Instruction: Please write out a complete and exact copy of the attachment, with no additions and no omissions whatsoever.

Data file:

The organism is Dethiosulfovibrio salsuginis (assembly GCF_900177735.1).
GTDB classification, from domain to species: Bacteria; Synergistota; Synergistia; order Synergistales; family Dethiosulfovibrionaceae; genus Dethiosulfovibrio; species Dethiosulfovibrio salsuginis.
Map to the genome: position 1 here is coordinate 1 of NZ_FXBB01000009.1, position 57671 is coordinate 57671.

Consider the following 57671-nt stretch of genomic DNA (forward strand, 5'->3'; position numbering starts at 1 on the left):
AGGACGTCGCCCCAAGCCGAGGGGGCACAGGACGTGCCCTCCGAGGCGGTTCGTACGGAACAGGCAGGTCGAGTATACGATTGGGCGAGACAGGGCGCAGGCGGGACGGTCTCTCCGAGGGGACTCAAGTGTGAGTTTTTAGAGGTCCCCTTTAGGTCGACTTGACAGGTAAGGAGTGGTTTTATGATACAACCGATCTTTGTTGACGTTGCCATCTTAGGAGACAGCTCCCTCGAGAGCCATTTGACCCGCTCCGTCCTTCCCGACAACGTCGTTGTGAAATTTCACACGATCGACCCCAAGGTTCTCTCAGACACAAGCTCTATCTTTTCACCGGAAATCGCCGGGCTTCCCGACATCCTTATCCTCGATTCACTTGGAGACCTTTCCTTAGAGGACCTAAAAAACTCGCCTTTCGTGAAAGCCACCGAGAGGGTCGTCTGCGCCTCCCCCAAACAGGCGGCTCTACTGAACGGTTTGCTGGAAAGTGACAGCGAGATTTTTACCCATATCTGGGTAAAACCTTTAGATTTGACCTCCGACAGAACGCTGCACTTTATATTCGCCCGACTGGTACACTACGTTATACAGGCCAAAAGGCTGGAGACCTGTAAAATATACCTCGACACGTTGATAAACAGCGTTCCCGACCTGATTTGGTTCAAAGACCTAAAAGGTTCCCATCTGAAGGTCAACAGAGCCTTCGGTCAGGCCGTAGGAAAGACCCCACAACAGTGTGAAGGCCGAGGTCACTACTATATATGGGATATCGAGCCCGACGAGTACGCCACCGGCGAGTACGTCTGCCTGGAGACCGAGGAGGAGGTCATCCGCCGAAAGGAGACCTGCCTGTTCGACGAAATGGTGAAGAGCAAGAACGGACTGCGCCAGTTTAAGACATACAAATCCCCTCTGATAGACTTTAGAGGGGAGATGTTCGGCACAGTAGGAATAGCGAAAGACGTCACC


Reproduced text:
The organism is Dethiosulfovibrio salsuginis (assembly GCF_900177735.1).
GTDB classification, from domain to species: Bacteria; Synergistota; Synergistia; order Synergistales; family Dethiosulfovibrionaceae; genus Dethiosulfovibrio; species Dethiosulfovibrio salsuginis.
Map to the genome: position 1 here is coordinate 1 of NZ_FXBB01000009.1, position 57671 is coordinate 57671.

Consider the following 57671-nt stretch of genomic DNA (forward strand, 5'->3'; position numbering starts at 1 on the left):
AGGACGTCGCCCCAAGCCGAGGGGGCACAGGACGTGCCCTCCGAGGCGGTTCGTACGGAACAGGCAGGTCGAGTATACGATTGGGCGAGACAGGGCGCAGGCGGGACGGTCTCTCCGAGGGGACTCAAGTGTGAGTTTTTAGAGGTCCCCTTTAGGTCGACTTGACAGGTAAGGAGTGGTTTTATGATACAACCGATCTTTGTTGACGTTGCCATCTTAGGAGACAGCTCCCTCGAGAGCCATTTGACCCGCTCCGTCCTTCCCGACAACGTCGTTGTGAAATTTCACACGATCGACCCCAAGGTTCTCTCAGACACAAGCTCTATCTTTTCACCGGAAATCGCCGGGCTTCCCGACATCCTTATCCTCGATTCACTTGGAGACCTTTCCTTAGAGGACCTAAAAAACTCGCCTTTCGTGAAAGCCACCGAGAGGGTCGTCTGCGCCTCCCCCAAACAGGCGGCTCTACTGAACGGTTTGCTGGAAAGTGACAGCGAGATTTTTACCCATATCTGGGTAAAACCTTTAGATTTGACCTCCGACAGAACGCTGCACTTTATATTCGCCCGACTGGTACACTACGTTATACAGGCCAAAAGGCTGGAGACCTGTAAAATATACCTCGACACGTTGATAAACAGCGTTCCCGACCTGATTTGGTTCAAAGACCTAAAAGGTTCCCATCTGAAGGTCAACAGAGCCTTCGGTCAGGCCGTAGGAAAGACCCCACAACAGTGTGAAGGCCGAGGTCACTACTATATATGGGATATCGAGCCCGACGAGTACGCCACCGGCGAGTACGTCTGCCTGGAGACCGAGGAGGAGGTCATCCGCCGAAAGGAGACCTGCCTGTTCGACGAAATGGTGAAGAGCAAGAACGGACTGCGCCAGTTTAAGACATACAAATCCCCTCTGATAGACTTTAGAGGGGAGATGTTCGGCACAGTAGGAATAGCGAAAGACGTCACC